Lamu is as much a beach destination as it is a historical destination. You can take a long walk along any of the island’s beaches while taking in the cool Indian Ocean breeze. While at it, don’t forget to bring your camera with you and take a few pictures. The white, sandy beaches provide the perfect backdrop for some envy-inducing vacation photos. What’s more, Lamu doesn’t quite experience the tourist overflow like other coastal destinations; meaning you’ll enjoy serene strolls without having to bump into hundreds of other tourists. Topping off the tropical magnificence of Lamu’s beaches are the numerous mango and coconut trees that dot the shoreline.

Tour Lamu Old Town

The picturesque setting that is Lamu Old Town is quite captivating. Narrow alleys separate medieval stone buildings and lead into open-air marketplaces. This place will- quite literally- thrust you back into a gone era. The scenic historic architecture bears testament to the diverse foreign influences on the coastal region over the centuries; as Indians, Arabs, Persians, and Europeans had set camp in Lamu at various points in history.

Go on a Dhow Tour

Dhows have been used as the primary mode of water transport in Lamu Island for many centuries. While they were mainly used to transport goods during the Arab-Swahili trade heyday; today, they also serve as a recreational tool.

Visitors pay for guided dhow tours and get to sail along these ancient trade routes. The waters around Lamu Island are rather gentle so you won’t have to worry about having a rough sailing experience. What’s more, these dhow safaris take tourists to surrounding destinations within the larger Lamu archipelago, with lots of attractions to experience.

In Pate Island, for instance, lots of historic Arab architecture dot the area, with Siyu fort being the most outstanding of them. In nearby Manda Island, meanwhile, you can visit Takwa Ruins, which date back to the 1500s.

These are just but a few of the hidden gems that you can uncover during a single dhow tour across the Lamu Archipelago. Night-time dhow safaris are – perhaps – the most captivating, as nothing beats the joy of enjoying a packed meal under the moonlight. Dhow tours can take just a few hours or even whole days depending on how much you wish to explore.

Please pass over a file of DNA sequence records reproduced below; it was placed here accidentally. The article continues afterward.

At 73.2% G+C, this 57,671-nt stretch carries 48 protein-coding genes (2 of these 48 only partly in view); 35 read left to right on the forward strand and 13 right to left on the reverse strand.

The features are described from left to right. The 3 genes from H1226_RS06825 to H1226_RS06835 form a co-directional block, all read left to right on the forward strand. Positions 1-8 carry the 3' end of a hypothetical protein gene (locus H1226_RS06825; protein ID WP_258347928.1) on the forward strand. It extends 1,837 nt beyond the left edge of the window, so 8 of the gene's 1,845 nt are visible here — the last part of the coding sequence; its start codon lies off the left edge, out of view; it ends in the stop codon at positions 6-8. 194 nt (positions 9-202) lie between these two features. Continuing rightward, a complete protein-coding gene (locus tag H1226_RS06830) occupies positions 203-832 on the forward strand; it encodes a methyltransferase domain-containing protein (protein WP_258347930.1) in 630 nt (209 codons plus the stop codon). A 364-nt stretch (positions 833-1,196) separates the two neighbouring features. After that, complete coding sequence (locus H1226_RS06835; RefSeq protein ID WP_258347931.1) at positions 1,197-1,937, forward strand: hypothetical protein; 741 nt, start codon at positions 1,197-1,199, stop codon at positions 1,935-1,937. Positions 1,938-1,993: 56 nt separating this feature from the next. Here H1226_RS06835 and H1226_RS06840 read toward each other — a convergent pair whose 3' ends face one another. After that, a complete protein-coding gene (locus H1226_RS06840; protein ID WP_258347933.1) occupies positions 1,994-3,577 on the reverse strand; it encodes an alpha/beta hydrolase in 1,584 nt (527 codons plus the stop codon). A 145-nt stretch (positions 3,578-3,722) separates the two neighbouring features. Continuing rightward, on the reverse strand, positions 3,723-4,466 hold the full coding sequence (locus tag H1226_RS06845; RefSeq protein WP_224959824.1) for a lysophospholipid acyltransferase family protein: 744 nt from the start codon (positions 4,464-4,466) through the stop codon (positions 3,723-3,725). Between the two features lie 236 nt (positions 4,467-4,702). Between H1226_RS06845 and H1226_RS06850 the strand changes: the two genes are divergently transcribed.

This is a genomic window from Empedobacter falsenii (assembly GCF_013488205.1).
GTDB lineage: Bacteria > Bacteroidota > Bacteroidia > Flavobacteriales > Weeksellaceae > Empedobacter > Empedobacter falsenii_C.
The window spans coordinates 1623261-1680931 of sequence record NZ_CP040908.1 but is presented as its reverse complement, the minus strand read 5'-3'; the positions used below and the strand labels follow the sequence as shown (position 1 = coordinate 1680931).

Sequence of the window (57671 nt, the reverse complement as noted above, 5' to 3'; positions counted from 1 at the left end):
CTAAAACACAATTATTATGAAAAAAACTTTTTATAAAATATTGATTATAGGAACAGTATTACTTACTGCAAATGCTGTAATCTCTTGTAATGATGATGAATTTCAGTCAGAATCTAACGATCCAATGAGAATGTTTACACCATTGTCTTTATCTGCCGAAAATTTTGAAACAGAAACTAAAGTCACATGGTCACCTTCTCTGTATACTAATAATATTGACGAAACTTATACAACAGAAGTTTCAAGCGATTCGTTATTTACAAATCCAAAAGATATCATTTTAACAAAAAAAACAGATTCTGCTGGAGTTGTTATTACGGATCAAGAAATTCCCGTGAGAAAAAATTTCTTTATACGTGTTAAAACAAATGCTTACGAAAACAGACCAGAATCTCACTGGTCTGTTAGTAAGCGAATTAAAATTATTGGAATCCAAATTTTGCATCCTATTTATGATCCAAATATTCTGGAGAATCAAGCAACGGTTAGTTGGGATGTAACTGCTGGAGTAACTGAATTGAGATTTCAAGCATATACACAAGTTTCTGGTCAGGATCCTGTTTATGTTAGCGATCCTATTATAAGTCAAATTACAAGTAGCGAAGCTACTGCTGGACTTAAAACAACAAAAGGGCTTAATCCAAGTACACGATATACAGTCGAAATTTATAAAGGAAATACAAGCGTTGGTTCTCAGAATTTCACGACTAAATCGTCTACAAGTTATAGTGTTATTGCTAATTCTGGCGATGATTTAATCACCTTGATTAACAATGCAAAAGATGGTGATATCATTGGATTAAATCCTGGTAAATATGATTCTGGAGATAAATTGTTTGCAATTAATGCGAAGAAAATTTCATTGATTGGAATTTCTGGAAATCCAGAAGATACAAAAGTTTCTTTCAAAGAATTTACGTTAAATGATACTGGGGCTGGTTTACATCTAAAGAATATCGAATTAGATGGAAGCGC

Enjoy Water Sports in Lamu

Being as it is an island destination, Lamu is the perfect spot for those who love the adrenaline rush that comes with water sports. Some local travel companies organize kitesurfing and windsurfing experiences for their clients. They also have instructors who take beginners through safety lessons – therefore – being a novice doesn’t mean you have to skip out on these fun activities.

With its calm waters, it’s quite a surprise that Lamu Island is still quite undiscovered as a water sports destination.

Other water activities that you can try out while in Lamu include kayaking, kitesurfing, wakeboarding, and water-skiing.

Visit Lamu Museum

Alongside the Swahili House Museum, this historical repository is considered one of the best in Lamu.  Situated just five minutes away from the old jetty by the seafront, consider this museum your introductory lesson into Swahili culture. On the ground floor is an elaborate exhibition of the works of Muhammadi Kijuma- one of the most multitalented artists to ever come out of the region. As a literary scribe, poet, and a woodworker; his literary and carpentry works now form the core of this exhibition. The space also houses a variety of traditional Swahili furniture. Intricate design patterns characterize these chairs and tables, pointing to the advanced carpentry skillsets of the Coastal region’s early inhabitants.

Meanwhile- on the second floor- you’ll find lots of artifacts from the Coastal region’s indigenous tribes. These include the Pokomo, Giriama, Taita, Taveta, Swahili and Dawida tribes. From a mbuzi (traditional coconut shredder) to a display of a Swahili bride and a groom in ethnic wedding regalia, there are lots to be seen and learned about coastal culture and heritage here.

Go on a Fishing Trip

A deep-sea angling trip would be a great way to cap off an exciting Lamu vacation. The Lamu Archipelago is home to a wide variety of fish species including barracudas, tuna, and sailfish. Each one of these fish species has their migration seasons, therefore, while you may be lucky to land a broadbill in April, you may not be able to catch any in June. The location you choose may also determine what type of fish you may be able to catch. Clients can opt between deep-ocean and creek fishing. Your angling captain will guide you on the ‘catch and release’ procedure.

How to Get to Lamu

From the mainland, Lamu Island is easily accessible via Mokowe, where you can take the ferry or hire a speedboat. Alternatively, you can take a direct flight to the island.

Leave a Reply